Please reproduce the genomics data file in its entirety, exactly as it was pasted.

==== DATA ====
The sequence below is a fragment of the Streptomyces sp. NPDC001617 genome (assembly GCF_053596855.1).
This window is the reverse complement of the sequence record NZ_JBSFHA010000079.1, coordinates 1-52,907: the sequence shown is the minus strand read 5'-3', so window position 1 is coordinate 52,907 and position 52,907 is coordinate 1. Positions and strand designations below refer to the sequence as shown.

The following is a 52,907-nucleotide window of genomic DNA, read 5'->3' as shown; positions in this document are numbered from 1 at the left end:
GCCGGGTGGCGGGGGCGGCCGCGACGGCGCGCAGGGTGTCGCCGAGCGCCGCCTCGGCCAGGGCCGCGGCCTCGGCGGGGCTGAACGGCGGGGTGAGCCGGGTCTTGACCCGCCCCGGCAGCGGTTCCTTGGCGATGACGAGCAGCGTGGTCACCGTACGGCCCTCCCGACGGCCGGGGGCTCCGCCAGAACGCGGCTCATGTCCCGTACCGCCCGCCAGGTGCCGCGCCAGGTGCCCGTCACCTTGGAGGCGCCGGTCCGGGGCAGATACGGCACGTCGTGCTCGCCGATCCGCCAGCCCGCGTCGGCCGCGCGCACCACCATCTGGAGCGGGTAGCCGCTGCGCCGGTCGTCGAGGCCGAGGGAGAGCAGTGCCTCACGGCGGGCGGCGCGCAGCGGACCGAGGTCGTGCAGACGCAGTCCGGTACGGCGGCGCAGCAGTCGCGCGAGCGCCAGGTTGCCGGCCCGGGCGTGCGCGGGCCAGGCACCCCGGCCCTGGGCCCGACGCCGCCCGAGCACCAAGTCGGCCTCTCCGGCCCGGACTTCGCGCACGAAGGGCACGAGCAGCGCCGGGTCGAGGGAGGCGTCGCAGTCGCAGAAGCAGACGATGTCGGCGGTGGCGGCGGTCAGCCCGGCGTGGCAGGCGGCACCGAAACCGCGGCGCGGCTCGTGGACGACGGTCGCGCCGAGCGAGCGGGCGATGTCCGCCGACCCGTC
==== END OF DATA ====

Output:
The sequence below is a fragment of the Streptomyces sp. NPDC001617 genome (assembly GCF_053596855.1).
This window is the reverse complement of the sequence record NZ_JBSFHA010000079.1, coordinates 1-52,907: the sequence shown is the minus strand read 5'-3', so window position 1 is coordinate 52,907 and position 52,907 is coordinate 1. Positions and strand designations below refer to the sequence as shown.

The following is a 52,907-nucleotide window of genomic DNA, read 5'->3' as shown; positions in this document are numbered from 1 at the left end:
GCCGGGTGGCGGGGGCGGCCGCGACGGCGCGCAGGGTGTCGCCGAGCGCCGCCTCGGCCAGGGCCGCGGCCTCGGCGGGGCTGAACGGCGGGGTGAGCCGGGTCTTGACCCGCCCCGGCAGCGGTTCCTTGGCGATGACGAGCAGCGTGGTCACCGTACGGCCCTCCCGACGGCCGGGGGCTCCGCCAGAACGCGGCTCATGTCCCGTACCGCCCGCCAGGTGCCGCGCCAGGTGCCCGTCACCTTGGAGGCGCCGGTCCGGGGCAGATACGGCACGTCGTGCTCGCCGATCCGCCAGCCCGCGTCGGCCGCGCGCACCACCATCTGGAGCGGGTAGCCGCTGCGCCGGTCGTCGAGGCCGAGGGAGAGCAGTGCCTCACGGCGGGCGGCGCGCAGCGGACCGAGGTCGTGCAGACGCAGTCCGGTACGGCGGCGCAGCAGTCGCGCGAGCGCCAGGTTGCCGGCCCGGGCGTGCGCGGGCCAGGCACCCCGGCCCTGGGCCCGACGCCGCCCGAGCACCAAGTCGGCCTCTCCGGCCCGGACTTCGCGCACGAAGGGCACGAGCAGCGCCGGGTCGAGGGAGGCGTCGCAGTCGCAGAAGCAGACGATGTCGGCGGTGGCGGCGGTCAGCCCGGCGTGGCAGGCGGCACCGAAACCGCGGCGCGGCTCGTGGACGACGGTCGCGCCGAGCGAGCGGGCGATGTCCGCCGACCCGTC